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Carlos Villegas v. Matthew Cate

October 10, 2012

CARLOS VILLEGAS,
PLAINTIFF,
v.
MATTHEW CATE, ET AL., DEFENDANTS.



The opinion of the court was delivered by: Sheila K. Oberto United States Magistrate Judge

FINDINGS AND RECOMMENDATIONS RECOMMENDING ACTION PROCEED AGAINST DEFENDANT NEUBARTH AND OTHER DEFENDANTS BE DISMISSED FOR FAILURE TO STATE A CLAIM UNDER SECTION 1983 (Doc. 22) THIRTY-DAY OBJECTION DEADLINE

Findings and Recommendations Following Screening of Amended Complaint

I. Procedural History

Plaintiff Carlos Villegas, a state prisoner proceeding pro se and in forma pauperis, filed this civil rights action pursuant to 42 U.S.C. § 1983 on October 14, 2010. On January 3, 2012, the Court screened Plaintiff's complaint and dismissed it, with leave to amend, for failure to state a claim under section 1983. 28 U.S.C. § 1915A(a). Plaintiff filed an amended complaint on March 12, 2012, in which he alleges that prison officials at California State Prison-Corcoran have been deliberately indifferent to his serious medical needs, in violation of the Eighth Amendment of the United States Constitution.

II. Screening Requirement and Standard

The Court is required to screen complaints brought by prisoners seeking relief against a governmental entity or an officer or employee of a governmental entity. 28 U.S.C. § 1915A(a). The Court must dismiss a complaint or portion thereof if the prisoner has raised claims that are legally "frivolous or malicious," that fail to state a claim upon which relief may be granted, or that seek monetary relief from a defendant who is immune from such relief. 28 U.S.C. § 1915A(b)(1), (2). "Notwithstanding any filing fee, or any portion thereof, that may have been paid, the court shall dismiss the case at any time if the court determines that . . . the action or appeal . . . fails to state a claim upon which relief may be granted." 28 U.S.C. § 1915(e)(2)(B)(ii).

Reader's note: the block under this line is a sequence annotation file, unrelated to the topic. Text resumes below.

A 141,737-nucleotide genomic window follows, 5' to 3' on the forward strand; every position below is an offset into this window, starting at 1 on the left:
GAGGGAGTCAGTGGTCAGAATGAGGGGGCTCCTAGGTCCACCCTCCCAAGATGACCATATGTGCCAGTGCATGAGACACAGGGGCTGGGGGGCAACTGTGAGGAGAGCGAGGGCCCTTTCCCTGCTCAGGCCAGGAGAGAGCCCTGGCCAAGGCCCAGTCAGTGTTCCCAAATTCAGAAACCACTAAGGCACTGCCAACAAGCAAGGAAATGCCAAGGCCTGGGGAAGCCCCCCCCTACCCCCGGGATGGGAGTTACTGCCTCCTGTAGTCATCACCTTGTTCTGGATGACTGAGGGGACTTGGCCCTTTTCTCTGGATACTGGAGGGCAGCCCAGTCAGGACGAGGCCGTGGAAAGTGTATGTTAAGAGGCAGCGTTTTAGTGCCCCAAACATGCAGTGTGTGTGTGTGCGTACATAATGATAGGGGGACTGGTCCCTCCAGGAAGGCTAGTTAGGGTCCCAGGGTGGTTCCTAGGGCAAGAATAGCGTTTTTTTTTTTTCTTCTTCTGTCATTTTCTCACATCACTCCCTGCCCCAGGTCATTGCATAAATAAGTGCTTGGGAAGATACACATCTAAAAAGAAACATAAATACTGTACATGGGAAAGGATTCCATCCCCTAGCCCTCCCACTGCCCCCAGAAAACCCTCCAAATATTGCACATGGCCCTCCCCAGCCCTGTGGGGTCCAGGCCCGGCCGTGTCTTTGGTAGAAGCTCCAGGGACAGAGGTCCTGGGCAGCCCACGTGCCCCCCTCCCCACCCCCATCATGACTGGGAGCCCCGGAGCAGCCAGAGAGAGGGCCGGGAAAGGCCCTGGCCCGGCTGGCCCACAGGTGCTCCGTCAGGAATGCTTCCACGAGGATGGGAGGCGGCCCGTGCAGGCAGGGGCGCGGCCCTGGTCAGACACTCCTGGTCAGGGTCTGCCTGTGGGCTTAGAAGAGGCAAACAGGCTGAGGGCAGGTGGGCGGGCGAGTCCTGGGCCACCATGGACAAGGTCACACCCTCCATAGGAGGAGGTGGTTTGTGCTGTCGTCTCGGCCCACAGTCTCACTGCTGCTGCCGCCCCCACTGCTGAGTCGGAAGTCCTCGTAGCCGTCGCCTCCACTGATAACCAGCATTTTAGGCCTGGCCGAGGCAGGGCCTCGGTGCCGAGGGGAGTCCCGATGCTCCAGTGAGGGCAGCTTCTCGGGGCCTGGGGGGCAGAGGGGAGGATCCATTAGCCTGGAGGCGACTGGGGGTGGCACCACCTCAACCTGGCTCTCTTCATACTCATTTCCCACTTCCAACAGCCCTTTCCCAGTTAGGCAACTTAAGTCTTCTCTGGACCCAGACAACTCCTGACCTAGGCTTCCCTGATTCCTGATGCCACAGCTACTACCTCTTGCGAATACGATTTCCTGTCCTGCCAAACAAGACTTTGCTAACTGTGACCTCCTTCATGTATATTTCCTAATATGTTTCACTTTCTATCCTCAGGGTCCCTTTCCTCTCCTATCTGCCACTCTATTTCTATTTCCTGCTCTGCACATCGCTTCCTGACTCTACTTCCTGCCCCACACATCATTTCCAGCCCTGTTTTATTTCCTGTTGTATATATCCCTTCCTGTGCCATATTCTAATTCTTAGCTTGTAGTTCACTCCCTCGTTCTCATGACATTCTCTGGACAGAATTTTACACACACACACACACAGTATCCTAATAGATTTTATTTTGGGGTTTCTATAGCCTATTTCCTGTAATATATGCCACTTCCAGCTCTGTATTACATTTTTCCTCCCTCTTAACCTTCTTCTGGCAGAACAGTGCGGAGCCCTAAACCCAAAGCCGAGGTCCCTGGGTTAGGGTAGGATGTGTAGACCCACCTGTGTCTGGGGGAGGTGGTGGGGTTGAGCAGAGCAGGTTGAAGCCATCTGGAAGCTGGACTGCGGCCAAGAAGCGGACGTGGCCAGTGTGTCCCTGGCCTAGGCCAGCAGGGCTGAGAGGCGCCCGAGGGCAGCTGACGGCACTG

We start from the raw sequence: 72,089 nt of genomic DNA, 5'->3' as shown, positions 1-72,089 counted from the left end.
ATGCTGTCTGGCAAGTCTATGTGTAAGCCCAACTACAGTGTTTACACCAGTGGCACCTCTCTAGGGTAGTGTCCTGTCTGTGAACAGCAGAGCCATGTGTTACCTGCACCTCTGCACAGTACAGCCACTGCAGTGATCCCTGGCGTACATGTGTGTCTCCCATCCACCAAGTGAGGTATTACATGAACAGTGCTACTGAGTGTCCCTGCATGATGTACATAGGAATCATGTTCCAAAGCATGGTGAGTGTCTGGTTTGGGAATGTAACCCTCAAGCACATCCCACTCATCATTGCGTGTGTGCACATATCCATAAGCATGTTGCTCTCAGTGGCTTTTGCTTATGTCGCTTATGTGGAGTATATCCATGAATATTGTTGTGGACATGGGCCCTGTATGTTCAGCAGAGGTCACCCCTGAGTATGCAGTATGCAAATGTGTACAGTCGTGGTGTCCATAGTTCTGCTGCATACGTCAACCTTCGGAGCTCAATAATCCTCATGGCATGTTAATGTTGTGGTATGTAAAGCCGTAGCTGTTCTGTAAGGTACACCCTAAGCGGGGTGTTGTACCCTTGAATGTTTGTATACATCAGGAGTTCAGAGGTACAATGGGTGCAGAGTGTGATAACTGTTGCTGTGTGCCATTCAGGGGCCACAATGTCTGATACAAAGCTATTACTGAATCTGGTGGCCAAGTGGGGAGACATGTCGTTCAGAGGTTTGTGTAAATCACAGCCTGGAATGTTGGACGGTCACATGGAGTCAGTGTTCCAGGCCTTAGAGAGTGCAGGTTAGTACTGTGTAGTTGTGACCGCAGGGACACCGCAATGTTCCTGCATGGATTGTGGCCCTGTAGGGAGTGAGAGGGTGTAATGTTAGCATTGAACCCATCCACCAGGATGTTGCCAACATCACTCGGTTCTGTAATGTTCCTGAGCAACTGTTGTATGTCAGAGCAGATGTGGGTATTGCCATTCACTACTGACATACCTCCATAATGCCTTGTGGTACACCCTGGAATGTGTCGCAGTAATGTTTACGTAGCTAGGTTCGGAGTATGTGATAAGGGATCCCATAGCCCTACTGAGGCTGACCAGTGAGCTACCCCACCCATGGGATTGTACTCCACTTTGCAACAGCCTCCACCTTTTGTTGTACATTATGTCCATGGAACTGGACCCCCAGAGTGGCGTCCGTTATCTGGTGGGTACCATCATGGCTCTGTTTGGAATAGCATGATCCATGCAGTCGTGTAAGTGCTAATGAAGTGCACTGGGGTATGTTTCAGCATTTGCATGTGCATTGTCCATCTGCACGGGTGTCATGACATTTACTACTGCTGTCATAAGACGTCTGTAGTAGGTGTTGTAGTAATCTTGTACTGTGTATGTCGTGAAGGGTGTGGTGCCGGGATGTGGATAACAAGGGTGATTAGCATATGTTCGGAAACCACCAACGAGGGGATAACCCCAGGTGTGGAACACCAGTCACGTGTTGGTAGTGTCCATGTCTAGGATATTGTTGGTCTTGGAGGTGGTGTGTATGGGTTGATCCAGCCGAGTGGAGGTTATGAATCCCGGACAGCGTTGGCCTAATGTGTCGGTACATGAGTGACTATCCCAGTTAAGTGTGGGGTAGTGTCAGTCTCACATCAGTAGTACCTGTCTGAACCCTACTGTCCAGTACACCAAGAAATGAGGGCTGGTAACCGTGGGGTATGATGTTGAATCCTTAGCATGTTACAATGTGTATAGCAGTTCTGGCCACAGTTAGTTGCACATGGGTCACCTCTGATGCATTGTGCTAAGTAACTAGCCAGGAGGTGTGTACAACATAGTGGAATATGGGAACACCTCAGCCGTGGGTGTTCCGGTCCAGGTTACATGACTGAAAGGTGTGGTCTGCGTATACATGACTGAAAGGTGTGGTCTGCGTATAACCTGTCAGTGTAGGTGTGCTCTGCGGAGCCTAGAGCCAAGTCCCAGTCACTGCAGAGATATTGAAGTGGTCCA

A complaint must contain "a short and plain statement of the claim showing that the pleader is entitled to relief. . . ." Fed. R. Civ. P. 8(a)(2). Detailed factual allegations are not required, but "[t]hreadbare recitals of the elements of a cause of action, supported by mere conclusory statements, do not suffice," Ashcroft v. Iqbal, 556 U.S. 662, 678, 129 S.Ct. 1937 (2009) (citing Bell Atlantic Corp. v. Twombly, 550 U.S. 544, 555, 127 S.Ct. 1955 (2007)), and courts "are not required to indulge unwarranted inferences," Doe I v. Wal-Mart Stores, Inc., 572 F.3d 677, 681 (9th Cir. 2009) (internal quotation marks and citation omitted). While factual allegations are accepted as true, legal conclusions are not. Iqbal, 556 U.S. at 678.

While prisoners proceeding pro se in civil rights actions are still entitled to have their pleadings liberally construed and to have any doubt resolved in their favor, the pleading standard is now higher, Hebbe v. Pliler, 627 F.3d 338, 342 (9th Cir. 2010) (citations omitted), and to survive screening, Plaintiff's claims must be facially plausible, which requires sufficient factual detail to allow the Court to reasonably infer that each named defendant is liable for the misconduct alleged, Iqbal, 556 U.S. at 678 (quotation marks omitted); Moss v. U.S. Secret Service, 572 F.3d 962, 969 (9th Cir. 2009). The sheer possibility that a defendant acted unlawfully is not sufficient, and mere consistency with liability falls short of satisfying the plausibility standard. Iqbal, 556 U.S. at 678 (quotation marks omitted); Moss, 572 F.3d at 969.

III. Plaintiff's Eighth Amendment Medical Care Claims

A. Legal Standard